Switching from macOS: Developer Environment

Part 2 of a 5-part series

The previous piece covered The Basics.

I am a professional web developer working on multiple continuously delivered node apps on GitHub, working alongside a professional back-end developer who manages servers and our Elixir API app (among several other projects), and a quickly growing marketing team with an amazing graphic designer/illustrator who designs everything you see on System76.com.

I say this because I work in a very fast environment alongside extremely skilled professionals and need my tools to keep up. elementary OS and the tools available to me do so expertly.

Scratch

Code editors can be a divisive matter; if you’re set on one, it’s likely that you’re going to want to keep using it even on a new platform. If you’re not completely set (or would be willing to try something new), however, I highly recommend you check out the text editor built into elementary OS: Scratch.

Coming from macOS, you might not even consider the default text editor for your development setup. TextEdit doesn’t even have basic features like syntax highlighting. But you might be surprised to know that most of the development of elementary OS itself is done from within Scratch.

Its killer feature is that it’s always-saved, meaning you never lose work. It also has a great tabbed interface, several plugins (including a mini map, folder browser, and Terminal), comes with the beautiful Solarized color scheme by default, and there are a handful of simple preferences to tweak like a line-width guide and bracket or line highlighting. For many, it’s the perfect text editor or mini IDE.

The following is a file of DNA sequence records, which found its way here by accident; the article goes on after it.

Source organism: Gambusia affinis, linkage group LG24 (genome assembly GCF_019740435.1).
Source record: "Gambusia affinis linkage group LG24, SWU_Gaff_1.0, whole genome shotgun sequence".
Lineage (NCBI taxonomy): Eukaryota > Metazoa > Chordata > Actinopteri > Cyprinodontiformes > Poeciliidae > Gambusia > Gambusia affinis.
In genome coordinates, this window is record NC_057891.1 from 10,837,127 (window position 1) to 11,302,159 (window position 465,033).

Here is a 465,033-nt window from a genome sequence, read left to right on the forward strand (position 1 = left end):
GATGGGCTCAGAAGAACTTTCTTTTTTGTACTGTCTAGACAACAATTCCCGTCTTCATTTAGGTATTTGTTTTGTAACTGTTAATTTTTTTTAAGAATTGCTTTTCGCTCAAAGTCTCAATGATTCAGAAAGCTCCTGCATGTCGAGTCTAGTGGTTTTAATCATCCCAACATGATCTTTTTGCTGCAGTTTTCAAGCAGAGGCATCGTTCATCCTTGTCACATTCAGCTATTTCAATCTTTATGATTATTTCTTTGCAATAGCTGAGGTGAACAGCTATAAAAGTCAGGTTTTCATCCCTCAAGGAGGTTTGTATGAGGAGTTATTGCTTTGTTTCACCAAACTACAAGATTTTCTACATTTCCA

What if you prefer something like Vim, Atom, or Sublime? No worries, those are all installable in elementary OS as well.

Files

The built-in Files app in elementary OS looks simple at first (and consequently avoids being overwhelming), but tucks away many advanced features.

The pathbar at the top of the Files window is not only a way to quickly copy or type the location of the current tab, it doubles as breadcrumbs. This is something that’s hidden by default in macOS Finder and takes up extra space when enabled. In Files it also does smart tab completion and deep search, which are great time savers. Plus, there are handy shortcuts like being able to long- or secondary-click any breadcrumb in the path to get access to folder-wide action as well as jump to its sibling folders.

Advanced functionality is made easy to get to throughout the app. Want to see hidden files? Just hit Ctrl+H or secondary-click anywhere in the folder to show ’em. Want to set specific Unix permissions on a file? Just secondary-click the file and use the straightforward Permissions tab in the file’s Properties dialog. System-wide actions provided by other apps (like Compress, Send via Email, Set as Wallpaper, etc.) are also exposed via the secondary-click menu.

The column view is a nice option for those of you used to that in macOS, and it’s what I prefer when digging into the deep structures of Git projects or Dropbox folders. Tabs have been a staple feature of Files since before they were introduced in Finder and you’ll find features like “Duplicate Tab”, “Close Other Tabs”, and “Undo Close Tab” in the right click menu.

Lastly, in any folder (or from its breadcrumb!) you can secondary click to get an “Open in Terminal” action. This lets you jump right into a new Terminal window from whichever path you were viewing which can be a nice time saver when you want to just dive into development. Which leads me to…

Terminal

The Terminal app in elementary OS is simple yet powerful (noticing a trend?). You’ll first notice the beautiful dark UI and nice fonts, but next you’ll see tabs.